Author Topic: Hey's 'Oxford Companion to Local Family History'  (Read 217 times)

Offline castlebob

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Hey's 'Oxford Companion to Local Family History'
« on: Monday 16 July 18 14:23 BST (UK) »
Does anyone have a copy of Hey's 'Oxford Companion to  Family and Local History'? If so, could someone tell me what description he uses for the term 'friend' as used in wills?
Many thanks,
Bob
Armstrongs of   Bedfordshire, England & Canonbie ,Scotland

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Offline arthurk

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Re: Hey's 'Oxford Companion to Local Family History'
« Reply #1 on: Monday 16 July 18 14:35 BST (UK) »
As far as I can see in the 1996 edition, the only mention of friends in the entry for wills is in the phrase "friends [were] called in to sign as witnesses". There's no specific separate entry for friends.
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Offline stanmapstone

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Re: Hey's 'Oxford Companion to Local Family History'
« Reply #2 on: Monday 16 July 18 14:37 BST (UK) »
I can't see any entry for "friend" either in my 1998 edition. However the OED has this definition " A close relation, a kinsman or kinswoman. In later use regional (chiefly Sc. and Irish English (northern))."

Stan
Mapstone, Mapston.
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Offline stanmapstone

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Re: Hey's 'Oxford Companion to Local Family History'
« Reply #3 on: Monday 16 July 18 14:54 BST (UK) »
The OED also states that blood-friend is Scottish for a blood relative.

Stan
Mapstone, Mapston.
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Offline castlebob

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Re: Hey's 'Oxford Companion to Local Family History'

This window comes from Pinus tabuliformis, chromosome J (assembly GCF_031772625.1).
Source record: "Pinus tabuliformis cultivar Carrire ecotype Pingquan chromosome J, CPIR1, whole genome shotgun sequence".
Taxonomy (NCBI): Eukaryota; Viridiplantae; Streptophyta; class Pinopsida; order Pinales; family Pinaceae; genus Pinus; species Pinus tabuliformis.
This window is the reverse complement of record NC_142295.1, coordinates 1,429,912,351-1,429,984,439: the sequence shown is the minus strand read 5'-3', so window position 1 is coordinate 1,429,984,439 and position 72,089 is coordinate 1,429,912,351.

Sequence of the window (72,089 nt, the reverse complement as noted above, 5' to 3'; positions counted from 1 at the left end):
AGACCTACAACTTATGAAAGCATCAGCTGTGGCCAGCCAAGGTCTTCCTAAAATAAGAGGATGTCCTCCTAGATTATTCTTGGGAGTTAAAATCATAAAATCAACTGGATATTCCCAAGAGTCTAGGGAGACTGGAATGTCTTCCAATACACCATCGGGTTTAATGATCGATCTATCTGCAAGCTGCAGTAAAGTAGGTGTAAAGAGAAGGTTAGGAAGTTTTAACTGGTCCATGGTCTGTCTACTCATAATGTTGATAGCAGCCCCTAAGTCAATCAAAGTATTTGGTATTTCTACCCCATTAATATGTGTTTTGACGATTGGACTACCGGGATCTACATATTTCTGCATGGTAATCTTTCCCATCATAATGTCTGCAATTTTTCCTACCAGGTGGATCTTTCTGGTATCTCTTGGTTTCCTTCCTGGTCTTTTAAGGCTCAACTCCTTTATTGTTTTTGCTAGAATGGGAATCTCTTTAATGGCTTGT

« Reply #4 on: Monday 16 July 18 15:03 BST (UK) »
Thanks for the replies everyone.
Cheers,
Bob
Armstrongs of   Bedfordshire, England & Canonbie ,Scotland

Offline hdw

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Re: Hey's 'Oxford Companion to Local Family History'
« Reply #5 on: Monday 16 July 18 15:31 BST (UK) »
I can only speak for Scotland, and certainly in rural Scotland the word "freend' (friend) could be used to mean a relative and not just a friend. It was used that way up to and including my late father's generation in Fife - he was born in 1911 - but I don't know if it's still current in that sense or not.

Harry

Offline stanmapstone

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Re: Hey's 'Oxford Companion to Local Family History'
« Reply #6 on: Monday 16 July 18 15:52 BST (UK) »
I can only speak for Scotland, and certainly in rural Scotland the word "freend' (friend) could be used to mean a relative and not just a friend.

As the quote I posted from the OED states.
" A close relation, a kinsman or kinswoman. In later use regional (chiefly Sc(ottish). and Irish English (northern))."

Stan
Mapstone, Mapston.
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Offline Old Bristolian

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Re: Hey's 'Oxford Companion to Local Family History'
« Reply #7 on: Monday 16 July 18 17:43 BST (UK) »
It may also indicate that both parties were Quakers,

Steve
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